This post is the abstract of a student report:
Edman, F. 2014. Do the Member States of the European Union comply with the legal requirements for pigs regarding manipulable material and tail docking? Student report 572, SLU, Skara, Sweden. Accessed 17-2-2015.
Tail biting behaviour is a major animal welfare issue in intense pig production, as well as an economic issue. To prevent the behaviour, tail docking is practised. It is a painful procedure where a part of or the whole tail is cut off.
There is a lot of research on the subject of tail biting, with a big variety of solutions to prevent the behaviour. Scientists are consistent about that the absence of manipulable material increases the risk for tail biting. Manipulable material works as an environmental enrichment and stimulates natural behaviours of the pig, such as investigation and rooting. It helps pigs to cope with the environment and reduces stress and frustration, triggers that can lead to tail biting.
The legal requirement regarding tail docking state that it shall not be practised on a routine basis and has been in force since the 1st of January 1994. It was strengthened in 2003 and now appears in Council Directive 2008/120/EC which codifies the earlier directives. The legal requirement now states that measures to prevent tail biting shall be taken before practising tail docking, measures such as changing inadequate management systems, changed environment and reduced stock densities.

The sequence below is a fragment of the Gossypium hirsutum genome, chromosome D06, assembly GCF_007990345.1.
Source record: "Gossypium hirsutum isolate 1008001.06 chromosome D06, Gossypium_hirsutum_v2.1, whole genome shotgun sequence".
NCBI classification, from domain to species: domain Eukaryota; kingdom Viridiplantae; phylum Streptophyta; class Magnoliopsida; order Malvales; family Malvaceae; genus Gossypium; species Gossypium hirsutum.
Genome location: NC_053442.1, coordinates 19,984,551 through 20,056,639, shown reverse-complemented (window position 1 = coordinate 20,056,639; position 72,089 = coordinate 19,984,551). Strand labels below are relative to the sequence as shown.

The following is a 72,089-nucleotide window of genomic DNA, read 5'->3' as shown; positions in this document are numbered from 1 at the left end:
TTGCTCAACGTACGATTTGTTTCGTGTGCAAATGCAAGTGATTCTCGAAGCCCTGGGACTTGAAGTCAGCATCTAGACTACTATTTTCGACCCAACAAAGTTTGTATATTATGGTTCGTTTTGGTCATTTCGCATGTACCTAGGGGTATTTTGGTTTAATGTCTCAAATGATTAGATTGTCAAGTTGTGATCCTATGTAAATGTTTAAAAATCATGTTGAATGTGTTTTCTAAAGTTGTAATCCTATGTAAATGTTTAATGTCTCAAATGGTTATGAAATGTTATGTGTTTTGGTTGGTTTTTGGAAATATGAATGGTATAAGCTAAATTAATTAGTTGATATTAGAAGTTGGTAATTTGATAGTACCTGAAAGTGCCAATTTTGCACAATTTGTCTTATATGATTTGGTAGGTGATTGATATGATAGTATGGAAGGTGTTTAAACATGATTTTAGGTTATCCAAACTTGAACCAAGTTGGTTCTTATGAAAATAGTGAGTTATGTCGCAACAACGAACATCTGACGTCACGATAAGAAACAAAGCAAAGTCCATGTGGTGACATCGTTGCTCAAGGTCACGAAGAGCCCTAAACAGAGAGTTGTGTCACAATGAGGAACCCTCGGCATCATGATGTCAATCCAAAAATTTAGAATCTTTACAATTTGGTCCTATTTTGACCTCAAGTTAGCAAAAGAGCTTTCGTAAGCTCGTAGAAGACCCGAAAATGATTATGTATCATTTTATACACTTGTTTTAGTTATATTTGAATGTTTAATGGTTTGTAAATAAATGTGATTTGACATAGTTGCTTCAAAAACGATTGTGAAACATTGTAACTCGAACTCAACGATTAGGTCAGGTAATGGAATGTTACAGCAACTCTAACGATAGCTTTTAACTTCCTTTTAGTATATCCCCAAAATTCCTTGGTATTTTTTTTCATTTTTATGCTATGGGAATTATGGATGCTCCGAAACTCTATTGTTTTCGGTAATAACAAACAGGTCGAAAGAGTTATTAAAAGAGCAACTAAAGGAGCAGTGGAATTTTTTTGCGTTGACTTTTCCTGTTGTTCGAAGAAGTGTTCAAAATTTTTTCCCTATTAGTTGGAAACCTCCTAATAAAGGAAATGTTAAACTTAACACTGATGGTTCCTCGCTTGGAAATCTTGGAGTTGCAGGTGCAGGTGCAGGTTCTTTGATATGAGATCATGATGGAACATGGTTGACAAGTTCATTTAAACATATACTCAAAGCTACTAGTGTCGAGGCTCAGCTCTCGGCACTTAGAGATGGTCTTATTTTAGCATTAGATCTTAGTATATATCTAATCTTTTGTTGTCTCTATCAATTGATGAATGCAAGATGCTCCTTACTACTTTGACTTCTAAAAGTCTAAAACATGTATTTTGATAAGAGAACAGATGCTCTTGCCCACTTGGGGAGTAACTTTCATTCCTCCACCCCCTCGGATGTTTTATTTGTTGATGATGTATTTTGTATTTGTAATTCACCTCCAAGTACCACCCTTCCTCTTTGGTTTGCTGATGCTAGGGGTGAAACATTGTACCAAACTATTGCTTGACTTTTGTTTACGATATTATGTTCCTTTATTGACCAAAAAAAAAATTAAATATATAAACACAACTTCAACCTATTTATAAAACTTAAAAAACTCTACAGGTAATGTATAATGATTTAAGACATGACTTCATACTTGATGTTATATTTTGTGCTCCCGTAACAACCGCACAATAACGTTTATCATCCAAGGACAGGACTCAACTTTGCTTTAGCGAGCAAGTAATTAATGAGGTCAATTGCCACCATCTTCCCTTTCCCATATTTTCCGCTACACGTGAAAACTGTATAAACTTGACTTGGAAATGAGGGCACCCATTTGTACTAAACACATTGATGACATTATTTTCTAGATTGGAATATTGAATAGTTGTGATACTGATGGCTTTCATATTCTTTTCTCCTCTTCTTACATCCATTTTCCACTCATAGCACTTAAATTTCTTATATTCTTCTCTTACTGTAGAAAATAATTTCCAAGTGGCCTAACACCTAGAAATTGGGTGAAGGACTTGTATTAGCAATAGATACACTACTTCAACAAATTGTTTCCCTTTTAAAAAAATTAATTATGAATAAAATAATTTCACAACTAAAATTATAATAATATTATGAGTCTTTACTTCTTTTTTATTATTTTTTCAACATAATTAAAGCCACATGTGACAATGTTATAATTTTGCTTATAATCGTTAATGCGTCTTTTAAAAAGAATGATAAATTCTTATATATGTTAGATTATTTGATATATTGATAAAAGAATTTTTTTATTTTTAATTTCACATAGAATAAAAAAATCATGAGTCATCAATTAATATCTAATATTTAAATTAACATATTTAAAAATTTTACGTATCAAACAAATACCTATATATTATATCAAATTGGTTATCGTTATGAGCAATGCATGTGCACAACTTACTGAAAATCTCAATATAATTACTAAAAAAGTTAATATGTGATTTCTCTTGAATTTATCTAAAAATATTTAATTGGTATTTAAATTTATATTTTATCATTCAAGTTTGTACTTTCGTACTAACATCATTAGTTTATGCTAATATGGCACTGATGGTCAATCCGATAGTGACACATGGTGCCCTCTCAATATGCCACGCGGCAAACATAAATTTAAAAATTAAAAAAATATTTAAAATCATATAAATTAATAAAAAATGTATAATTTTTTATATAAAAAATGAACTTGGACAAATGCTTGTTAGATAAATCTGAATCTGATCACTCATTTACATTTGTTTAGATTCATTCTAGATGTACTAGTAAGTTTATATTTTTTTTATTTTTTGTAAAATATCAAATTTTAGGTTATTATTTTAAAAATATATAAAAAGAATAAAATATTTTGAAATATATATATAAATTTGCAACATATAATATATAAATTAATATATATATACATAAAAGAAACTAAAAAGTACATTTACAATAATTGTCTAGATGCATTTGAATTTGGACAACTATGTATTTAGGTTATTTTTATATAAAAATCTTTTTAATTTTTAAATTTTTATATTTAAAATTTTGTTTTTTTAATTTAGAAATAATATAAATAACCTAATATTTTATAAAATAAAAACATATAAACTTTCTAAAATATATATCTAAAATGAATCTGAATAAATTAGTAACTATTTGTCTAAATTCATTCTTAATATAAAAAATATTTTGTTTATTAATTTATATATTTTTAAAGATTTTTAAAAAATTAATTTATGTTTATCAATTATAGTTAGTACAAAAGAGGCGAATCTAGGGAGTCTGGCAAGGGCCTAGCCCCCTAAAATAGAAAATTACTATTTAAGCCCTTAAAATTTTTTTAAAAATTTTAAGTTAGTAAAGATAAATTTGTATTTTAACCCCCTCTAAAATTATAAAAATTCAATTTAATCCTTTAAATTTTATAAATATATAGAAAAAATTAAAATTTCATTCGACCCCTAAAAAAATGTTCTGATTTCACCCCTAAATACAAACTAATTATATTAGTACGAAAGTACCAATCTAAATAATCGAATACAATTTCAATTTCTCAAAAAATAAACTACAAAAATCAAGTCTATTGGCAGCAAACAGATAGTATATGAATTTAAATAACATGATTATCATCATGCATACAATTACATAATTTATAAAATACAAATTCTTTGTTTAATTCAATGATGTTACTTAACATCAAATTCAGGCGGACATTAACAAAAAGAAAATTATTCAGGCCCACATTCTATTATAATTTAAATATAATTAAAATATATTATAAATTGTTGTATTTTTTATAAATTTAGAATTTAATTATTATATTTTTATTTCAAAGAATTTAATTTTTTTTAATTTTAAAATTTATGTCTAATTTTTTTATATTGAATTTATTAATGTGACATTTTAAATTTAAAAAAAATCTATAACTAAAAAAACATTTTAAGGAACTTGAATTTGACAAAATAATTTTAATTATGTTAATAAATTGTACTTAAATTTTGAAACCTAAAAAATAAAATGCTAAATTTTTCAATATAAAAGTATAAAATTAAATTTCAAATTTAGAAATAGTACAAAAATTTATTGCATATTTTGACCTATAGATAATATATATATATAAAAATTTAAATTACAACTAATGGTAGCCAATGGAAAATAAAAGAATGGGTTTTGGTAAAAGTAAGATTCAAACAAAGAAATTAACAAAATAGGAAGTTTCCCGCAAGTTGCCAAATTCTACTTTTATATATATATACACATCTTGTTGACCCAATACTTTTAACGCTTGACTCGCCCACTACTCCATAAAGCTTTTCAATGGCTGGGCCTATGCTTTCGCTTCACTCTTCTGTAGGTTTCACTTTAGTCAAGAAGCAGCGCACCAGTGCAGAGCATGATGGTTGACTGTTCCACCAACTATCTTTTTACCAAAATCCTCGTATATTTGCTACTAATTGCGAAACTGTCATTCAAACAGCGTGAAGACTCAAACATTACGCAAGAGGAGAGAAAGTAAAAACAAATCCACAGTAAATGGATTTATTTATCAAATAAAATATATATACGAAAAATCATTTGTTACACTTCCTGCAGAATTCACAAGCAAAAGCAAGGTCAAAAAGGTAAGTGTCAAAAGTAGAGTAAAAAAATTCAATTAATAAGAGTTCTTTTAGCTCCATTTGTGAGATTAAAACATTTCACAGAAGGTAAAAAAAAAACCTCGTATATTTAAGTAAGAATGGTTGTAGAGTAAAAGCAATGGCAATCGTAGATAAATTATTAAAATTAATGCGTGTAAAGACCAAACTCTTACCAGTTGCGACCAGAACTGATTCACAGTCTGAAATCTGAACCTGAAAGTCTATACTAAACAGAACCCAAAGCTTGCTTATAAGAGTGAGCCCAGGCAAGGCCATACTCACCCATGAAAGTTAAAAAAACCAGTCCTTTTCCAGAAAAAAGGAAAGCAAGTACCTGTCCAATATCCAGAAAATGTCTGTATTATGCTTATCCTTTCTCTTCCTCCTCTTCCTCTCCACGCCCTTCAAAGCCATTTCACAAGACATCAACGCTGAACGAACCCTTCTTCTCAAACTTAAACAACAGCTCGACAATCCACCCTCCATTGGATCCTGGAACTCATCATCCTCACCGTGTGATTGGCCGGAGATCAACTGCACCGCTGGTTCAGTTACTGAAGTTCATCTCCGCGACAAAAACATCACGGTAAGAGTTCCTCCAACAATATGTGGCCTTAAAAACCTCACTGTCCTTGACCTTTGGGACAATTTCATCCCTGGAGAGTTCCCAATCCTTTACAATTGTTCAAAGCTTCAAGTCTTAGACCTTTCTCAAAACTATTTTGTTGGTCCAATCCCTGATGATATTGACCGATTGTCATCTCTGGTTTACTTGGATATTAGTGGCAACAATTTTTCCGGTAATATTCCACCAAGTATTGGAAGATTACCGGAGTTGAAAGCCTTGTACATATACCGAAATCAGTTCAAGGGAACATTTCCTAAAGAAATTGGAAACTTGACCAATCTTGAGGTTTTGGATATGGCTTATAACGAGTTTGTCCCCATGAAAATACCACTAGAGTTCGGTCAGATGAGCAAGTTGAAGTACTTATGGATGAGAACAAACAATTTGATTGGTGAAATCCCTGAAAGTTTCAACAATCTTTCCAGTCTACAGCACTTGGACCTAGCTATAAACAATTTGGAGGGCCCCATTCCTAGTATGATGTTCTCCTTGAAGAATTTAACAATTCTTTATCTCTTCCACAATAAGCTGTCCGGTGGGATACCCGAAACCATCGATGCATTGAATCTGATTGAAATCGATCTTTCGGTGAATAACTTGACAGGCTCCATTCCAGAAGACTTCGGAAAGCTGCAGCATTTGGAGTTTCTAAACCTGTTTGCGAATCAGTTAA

Pigs shall also have access to a suitable material or object, to be able to perform natural behaviours and prevent tail biting and stereotypies. In the latest version of the directive on pigs this material was defined as straw, hay, wood, sawdust, mushroom compost, peat or a mixture of such.
The aim of this study was to investigate the current situation of compliance with the legal requirements in the directive on pigs, regarding the provision of manipulable material and the routine practice of tail docking. It was also to investigate actions to increase compliance among the Member States in the European Union. A descriptive analysis of available FVO-reports was used, together with written answers from the Competent Authorities and a qualitative interview with people at the Commission and the FVO.
The results of this report showed that 18 out of 28 Member States in the European Union do not comply with the legal requirement regarding the provision of manipulable material, and that 17 of the Member States do not comply with the legal requirement regarding the practice of tail docking. There has not been any actions such as sanctions to increase the compliance among the Member States.
These findings make an overall conclusion possible about the current issues with the compliance of the directive on pigs. There are no further intrinsic actions to increase compliance, due to a lack of responsibility among the involved parties, such as pig farmers, Competent Authorities and the Commision. Due to the lack of intrinsic action, it is an impossibility to conclude when full compliance will be fulfilled.